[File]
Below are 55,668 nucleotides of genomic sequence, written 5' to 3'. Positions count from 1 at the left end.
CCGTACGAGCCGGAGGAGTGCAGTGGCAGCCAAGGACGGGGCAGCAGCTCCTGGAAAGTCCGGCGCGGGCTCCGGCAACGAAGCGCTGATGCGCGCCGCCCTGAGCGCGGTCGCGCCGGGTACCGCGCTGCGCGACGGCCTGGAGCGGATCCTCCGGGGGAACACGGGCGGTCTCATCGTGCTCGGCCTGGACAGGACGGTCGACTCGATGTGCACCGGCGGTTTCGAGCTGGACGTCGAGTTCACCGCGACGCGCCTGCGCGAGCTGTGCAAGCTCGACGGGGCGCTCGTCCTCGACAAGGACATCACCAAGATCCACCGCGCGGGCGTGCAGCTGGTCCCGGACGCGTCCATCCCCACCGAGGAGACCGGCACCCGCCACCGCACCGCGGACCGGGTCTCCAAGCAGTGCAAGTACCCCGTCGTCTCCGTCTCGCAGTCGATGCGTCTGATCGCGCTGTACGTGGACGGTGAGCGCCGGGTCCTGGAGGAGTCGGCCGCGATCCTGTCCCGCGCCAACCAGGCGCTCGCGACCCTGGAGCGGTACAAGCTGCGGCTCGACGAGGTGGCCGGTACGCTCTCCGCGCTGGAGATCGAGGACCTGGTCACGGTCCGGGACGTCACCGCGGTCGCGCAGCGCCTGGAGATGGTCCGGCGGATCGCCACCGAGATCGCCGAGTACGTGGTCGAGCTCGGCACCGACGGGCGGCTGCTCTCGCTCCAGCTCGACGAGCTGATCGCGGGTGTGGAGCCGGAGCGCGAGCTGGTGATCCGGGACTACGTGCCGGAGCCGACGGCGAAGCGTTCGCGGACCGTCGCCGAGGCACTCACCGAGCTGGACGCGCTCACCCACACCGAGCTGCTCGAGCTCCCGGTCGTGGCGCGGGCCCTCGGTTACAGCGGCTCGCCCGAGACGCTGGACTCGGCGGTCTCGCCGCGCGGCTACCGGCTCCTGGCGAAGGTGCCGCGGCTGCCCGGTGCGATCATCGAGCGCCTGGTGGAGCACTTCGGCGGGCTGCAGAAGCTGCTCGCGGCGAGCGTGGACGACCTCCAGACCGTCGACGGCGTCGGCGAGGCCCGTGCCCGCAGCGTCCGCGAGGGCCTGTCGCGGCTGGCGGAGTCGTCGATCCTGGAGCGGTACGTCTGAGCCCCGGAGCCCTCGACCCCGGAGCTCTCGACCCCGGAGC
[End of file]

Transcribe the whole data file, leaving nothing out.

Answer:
Below are 55,668 nucleotides of genomic sequence, written 5' to 3'. Positions count from 1 at the left end.
CCGTACGAGCCGGAGGAGTGCAGTGGCAGCCAAGGACGGGGCAGCAGCTCCTGGAAAGTCCGGCGCGGGCTCCGGCAACGAAGCGCTGATGCGCGCCGCCCTGAGCGCGGTCGCGCCGGGTACCGCGCTGCGCGACGGCCTGGAGCGGATCCTCCGGGGGAACACGGGCGGTCTCATCGTGCTCGGCCTGGACAGGACGGTCGACTCGATGTGCACCGGCGGTTTCGAGCTGGACGTCGAGTTCACCGCGACGCGCCTGCGCGAGCTGTGCAAGCTCGACGGGGCGCTCGTCCTCGACAAGGACATCACCAAGATCCACCGCGCGGGCGTGCAGCTGGTCCCGGACGCGTCCATCCCCACCGAGGAGACCGGCACCCGCCACCGCACCGCGGACCGGGTCTCCAAGCAGTGCAAGTACCCCGTCGTCTCCGTCTCGCAGTCGATGCGTCTGATCGCGCTGTACGTGGACGGTGAGCGCCGGGTCCTGGAGGAGTCGGCCGCGATCCTGTCCCGCGCCAACCAGGCGCTCGCGACCCTGGAGCGGTACAAGCTGCGGCTCGACGAGGTGGCCGGTACGCTCTCCGCGCTGGAGATCGAGGACCTGGTCACGGTCCGGGACGTCACCGCGGTCGCGCAGCGCCTGGAGATGGTCCGGCGGATCGCCACCGAGATCGCCGAGTACGTGGTCGAGCTCGGCACCGACGGGCGGCTGCTCTCGCTCCAGCTCGACGAGCTGATCGCGGGTGTGGAGCCGGAGCGCGAGCTGGTGATCCGGGACTACGTGCCGGAGCCGACGGCGAAGCGTTCGCGGACCGTCGCCGAGGCACTCACCGAGCTGGACGCGCTCACCCACACCGAGCTGCTCGAGCTCCCGGTCGTGGCGCGGGCCCTCGGTTACAGCGGCTCGCCCGAGACGCTGGACTCGGCGGTCTCGCCGCGCGGCTACCGGCTCCTGGCGAAGGTGCCGCGGCTGCCCGGTGCGATCATCGAGCGCCTGGTGGAGCACTTCGGCGGGCTGCAGAAGCTGCTCGCGGCGAGCGTGGACGACCTCCAGACCGTCGACGGCGTCGGCGAGGCCCGTGCCCGCAGCGTCCGCGAGGGCCTGTCGCGGCTGGCGGAGTCGTCGATCCTGGAGCGGTACGTCTGAGCCCCGGAGCCCTCGACCCCGGAGCTCTCGACCCCGGAGC